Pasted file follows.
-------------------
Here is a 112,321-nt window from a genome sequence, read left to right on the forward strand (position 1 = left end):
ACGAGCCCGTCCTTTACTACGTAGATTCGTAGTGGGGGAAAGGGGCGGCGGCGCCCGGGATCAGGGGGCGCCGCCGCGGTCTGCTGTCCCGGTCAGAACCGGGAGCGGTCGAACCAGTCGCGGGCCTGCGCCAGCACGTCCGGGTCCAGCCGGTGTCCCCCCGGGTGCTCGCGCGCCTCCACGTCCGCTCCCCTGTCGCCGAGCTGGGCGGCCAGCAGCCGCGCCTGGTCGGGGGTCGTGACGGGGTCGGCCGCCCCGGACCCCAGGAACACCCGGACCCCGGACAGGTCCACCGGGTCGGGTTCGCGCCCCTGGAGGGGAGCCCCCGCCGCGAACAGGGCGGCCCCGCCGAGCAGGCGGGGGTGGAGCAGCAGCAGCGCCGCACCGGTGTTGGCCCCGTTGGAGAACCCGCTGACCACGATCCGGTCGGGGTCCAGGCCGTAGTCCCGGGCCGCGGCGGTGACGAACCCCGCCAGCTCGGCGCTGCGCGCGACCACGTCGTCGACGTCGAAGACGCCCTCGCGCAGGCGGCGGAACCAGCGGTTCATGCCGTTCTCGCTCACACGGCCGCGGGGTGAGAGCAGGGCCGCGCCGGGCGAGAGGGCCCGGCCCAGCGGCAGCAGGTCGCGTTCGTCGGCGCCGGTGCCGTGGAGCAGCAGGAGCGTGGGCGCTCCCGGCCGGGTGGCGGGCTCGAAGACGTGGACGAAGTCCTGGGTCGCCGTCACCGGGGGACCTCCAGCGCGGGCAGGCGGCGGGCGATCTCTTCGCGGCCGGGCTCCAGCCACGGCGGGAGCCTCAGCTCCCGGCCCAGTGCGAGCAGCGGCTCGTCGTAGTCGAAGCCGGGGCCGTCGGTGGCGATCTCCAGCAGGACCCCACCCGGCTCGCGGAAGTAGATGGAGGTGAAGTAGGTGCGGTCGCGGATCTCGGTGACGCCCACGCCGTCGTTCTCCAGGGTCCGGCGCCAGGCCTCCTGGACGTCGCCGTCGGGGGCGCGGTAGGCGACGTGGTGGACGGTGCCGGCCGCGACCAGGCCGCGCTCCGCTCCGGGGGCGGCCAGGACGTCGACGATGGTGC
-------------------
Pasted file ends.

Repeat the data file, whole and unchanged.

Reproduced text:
Here is a 112,321-nt window from a genome sequence, read left to right on the forward strand (position 1 = left end):
ACGAGCCCGTCCTTTACTACGTAGATTCGTAGTGGGGGAAAGGGGCGGCGGCGCCCGGGATCAGGGGGCGCCGCCGCGGTCTGCTGTCCCGGTCAGAACCGGGAGCGGTCGAACCAGTCGCGGGCCTGCGCCAGCACGTCCGGGTCCAGCCGGTGTCCCCCCGGGTGCTCGCGCGCCTCCACGTCCGCTCCCCTGTCGCCGAGCTGGGCGGCCAGCAGCCGCGCCTGGTCGGGGGTCGTGACGGGGTCGGCCGCCCCGGACCCCAGGAACACCCGGACCCCGGACAGGTCCACCGGGTCGGGTTCGCGCCCCTGGAGGGGAGCCCCCGCCGCGAACAGGGCGGCCCCGCCGAGCAGGCGGGGGTGGAGCAGCAGCAGCGCCGCACCGGTGTTGGCCCCGTTGGAGAACCCGCTGACCACGATCCGGTCGGGGTCCAGGCCGTAGTCCCGGGCCGCGGCGGTGACGAACCCCGCCAGCTCGGCGCTGCGCGCGACCACGTCGTCGACGTCGAAGACGCCCTCGCGCAGGCGGCGGAACCAGCGGTTCATGCCGTTCTCGCTCACACGGCCGCGGGGTGAGAGCAGGGCCGCGCCGGGCGAGAGGGCCCGGCCCAGCGGCAGCAGGTCGCGTTCGTCGGCGCCGGTGCCGTGGAGCAGCAGGAGCGTGGGCGCTCCCGGCCGGGTGGCGGGCTCGAAGACGTGGACGAAGTCCTGGGTCGCCGTCACCGGGGGACCTCCAGCGCGGGCAGGCGGCGGGCGATCTCTTCGCGGCCGGGCTCCAGCCACGGCGGGAGCCTCAGCTCCCGGCCCAGTGCGAGCAGCGGCTCGTCGTAGTCGAAGCCGGGGCCGTCGGTGGCGATCTCCAGCAGGACCCCACCCGGCTCGCGGAAGTAGATGGAGGTGAAGTAGGTGCGGTCGCGGATCTCGGTGACGCCCACGCCGTCGTTCTCCAGGGTCCGGCGCCAGGCCTCCTGGACGTCGCCGTCGGGGGCGCGGTAGGCGACGTGGTGGACGGTGCCGGCCGCGACCAGGCCGCGCTCCGCTCCGGGGGCGGCCAGGACGTCGACGATGGTGC